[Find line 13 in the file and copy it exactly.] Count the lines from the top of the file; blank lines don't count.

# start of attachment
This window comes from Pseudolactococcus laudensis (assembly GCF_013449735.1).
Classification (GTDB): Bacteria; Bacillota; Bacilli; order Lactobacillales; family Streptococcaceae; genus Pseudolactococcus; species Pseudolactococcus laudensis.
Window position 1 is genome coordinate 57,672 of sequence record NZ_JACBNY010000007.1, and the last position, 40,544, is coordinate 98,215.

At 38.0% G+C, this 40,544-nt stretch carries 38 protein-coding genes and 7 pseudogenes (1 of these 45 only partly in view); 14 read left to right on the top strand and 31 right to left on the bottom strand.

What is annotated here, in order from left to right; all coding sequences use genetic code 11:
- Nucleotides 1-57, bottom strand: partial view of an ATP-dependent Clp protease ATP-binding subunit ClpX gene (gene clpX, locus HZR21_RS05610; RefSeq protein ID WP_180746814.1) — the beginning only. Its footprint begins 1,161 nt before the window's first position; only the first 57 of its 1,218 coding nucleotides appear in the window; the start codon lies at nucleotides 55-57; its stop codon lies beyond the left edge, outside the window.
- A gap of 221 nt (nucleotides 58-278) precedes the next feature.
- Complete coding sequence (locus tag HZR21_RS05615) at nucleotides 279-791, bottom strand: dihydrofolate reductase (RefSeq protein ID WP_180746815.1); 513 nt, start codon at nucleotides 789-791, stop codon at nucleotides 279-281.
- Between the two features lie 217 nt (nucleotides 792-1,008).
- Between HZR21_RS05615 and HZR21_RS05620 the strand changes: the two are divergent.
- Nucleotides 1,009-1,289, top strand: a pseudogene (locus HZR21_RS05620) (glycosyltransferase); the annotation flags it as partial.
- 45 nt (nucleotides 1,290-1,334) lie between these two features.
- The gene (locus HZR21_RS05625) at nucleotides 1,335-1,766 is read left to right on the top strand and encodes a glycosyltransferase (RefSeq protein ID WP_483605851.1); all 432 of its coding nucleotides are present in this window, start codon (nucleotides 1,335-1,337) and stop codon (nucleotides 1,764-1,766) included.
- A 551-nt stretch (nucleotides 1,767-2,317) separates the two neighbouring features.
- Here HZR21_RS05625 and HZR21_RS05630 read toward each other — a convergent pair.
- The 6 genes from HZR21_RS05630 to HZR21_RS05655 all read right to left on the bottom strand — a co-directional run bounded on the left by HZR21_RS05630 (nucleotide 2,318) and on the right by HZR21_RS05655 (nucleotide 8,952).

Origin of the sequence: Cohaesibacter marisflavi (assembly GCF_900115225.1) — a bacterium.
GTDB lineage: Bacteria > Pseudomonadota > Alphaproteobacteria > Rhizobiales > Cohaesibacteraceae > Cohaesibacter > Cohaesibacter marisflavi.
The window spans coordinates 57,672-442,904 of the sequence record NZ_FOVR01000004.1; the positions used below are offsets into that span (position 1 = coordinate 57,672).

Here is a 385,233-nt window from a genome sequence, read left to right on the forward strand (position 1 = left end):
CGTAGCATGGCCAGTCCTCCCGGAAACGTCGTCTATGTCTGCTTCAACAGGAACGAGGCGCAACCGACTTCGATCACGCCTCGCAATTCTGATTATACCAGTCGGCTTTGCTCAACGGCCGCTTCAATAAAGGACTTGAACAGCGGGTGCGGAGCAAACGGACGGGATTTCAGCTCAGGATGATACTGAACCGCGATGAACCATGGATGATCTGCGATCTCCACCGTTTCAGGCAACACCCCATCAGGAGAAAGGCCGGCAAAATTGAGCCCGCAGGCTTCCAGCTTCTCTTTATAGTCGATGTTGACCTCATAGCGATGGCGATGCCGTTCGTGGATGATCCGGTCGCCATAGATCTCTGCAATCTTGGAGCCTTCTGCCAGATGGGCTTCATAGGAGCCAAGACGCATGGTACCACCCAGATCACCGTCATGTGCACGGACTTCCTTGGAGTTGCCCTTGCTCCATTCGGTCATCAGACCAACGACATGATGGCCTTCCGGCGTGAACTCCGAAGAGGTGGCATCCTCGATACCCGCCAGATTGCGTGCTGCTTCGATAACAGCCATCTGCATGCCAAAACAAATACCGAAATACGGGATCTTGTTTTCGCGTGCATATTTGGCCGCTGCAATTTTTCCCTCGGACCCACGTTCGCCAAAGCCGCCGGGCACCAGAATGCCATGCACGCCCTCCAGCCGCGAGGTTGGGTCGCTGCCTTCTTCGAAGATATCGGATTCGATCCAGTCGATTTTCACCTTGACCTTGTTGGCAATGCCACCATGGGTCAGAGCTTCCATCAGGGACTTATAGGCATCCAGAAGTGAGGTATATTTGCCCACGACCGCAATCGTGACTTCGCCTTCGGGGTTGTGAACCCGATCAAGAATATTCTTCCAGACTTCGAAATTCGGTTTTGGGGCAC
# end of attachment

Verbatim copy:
- The gene (locus HZR21_RS05625) at nucleotides 1,335-1,766 is read left to right on the top strand and encodes a glycosyltransferase (RefSeq protein ID WP_483605851.1); all 432 of its coding nucleotides are present in this window, start codon (nucleotides 1,335-1,337) and stop codon (nucleotides 1,764-1,766) included.